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Portable air tank tips
Last Updated: 11/16/2010
Author: Skip

Go ahead and laugh, but if this helps just one person...

Many of us have the small portable air tanks for various tasks, most for quick racing tire pressure changes.  Frustrated by the amount of time and work it was to fill my tank using the "conventional" method I found the common-sense answer.  Honestly, it's only a matter time before anyone would figure this out... I'm quite certain I am not the first.  If you are filling your tank from a compressor, this may help.

Details:

Most portable air tanks use a standard needle valve to fill from.  This is the same type as used on tires, tubes, etc.  The process of filling my 10-gallon tank included holding the inflator to the tank for approximately 3 minutes.  This doesn't sound like very long until you do it.

The new process reduces that time to about 45 seconds and requires no "physical" labor.

Parts:

The only drawback is that you will require some additional parts - they are very inexpensive.

- one female air fitting (not needed if tank is already configured as mine)
- one female butt adaptor
- three male air fittings (two only if tank is already configured as mine)
- Teflon tape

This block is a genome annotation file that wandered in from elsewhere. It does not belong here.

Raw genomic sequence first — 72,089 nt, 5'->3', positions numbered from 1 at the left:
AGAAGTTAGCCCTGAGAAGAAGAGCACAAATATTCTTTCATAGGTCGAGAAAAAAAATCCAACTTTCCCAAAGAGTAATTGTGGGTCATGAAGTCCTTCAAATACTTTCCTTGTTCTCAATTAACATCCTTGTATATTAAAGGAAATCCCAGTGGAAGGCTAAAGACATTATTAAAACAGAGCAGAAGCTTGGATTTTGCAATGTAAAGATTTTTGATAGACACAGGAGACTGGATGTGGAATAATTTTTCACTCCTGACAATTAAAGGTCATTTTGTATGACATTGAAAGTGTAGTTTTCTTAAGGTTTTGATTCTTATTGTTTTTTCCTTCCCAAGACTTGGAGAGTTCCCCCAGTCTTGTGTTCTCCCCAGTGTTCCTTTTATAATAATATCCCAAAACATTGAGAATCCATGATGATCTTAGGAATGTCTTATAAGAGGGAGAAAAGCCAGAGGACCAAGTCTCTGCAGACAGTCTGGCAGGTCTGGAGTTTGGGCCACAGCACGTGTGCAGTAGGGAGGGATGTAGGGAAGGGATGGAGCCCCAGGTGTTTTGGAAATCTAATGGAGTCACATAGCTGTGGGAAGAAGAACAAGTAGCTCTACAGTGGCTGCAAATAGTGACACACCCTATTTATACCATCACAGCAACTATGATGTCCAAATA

- longer coil-hose (optional)

Procedure:

  1. Most portable air tanks come with a premounted hose attached directly to the air regulator.  We will remove this hose to add a standard air fitting quick-connect.  (The long coiled hose is optional, but does allow you to fill both tires on one side of a vehicle without relocating the tank):
  2. Using Teflon tape, assemble two male fittings to the female butt adaptor:
  3. Plug the new male-male fitting into the air tank (not the air supply hose from the compressor):
  4. Attach the air supply hose to the portable air tank.  Release air valve to allow tank to fill from compressor.  (for my 10-gallon tank fed from a 35-gallon 150psi compressor, this took ~45 seconds to reach 125psi in the portable tank):

    Note:  Do not exceed the portable air tank manufacturers recommended maximum pressure

Good Luck!

Credits: Skip Grehan



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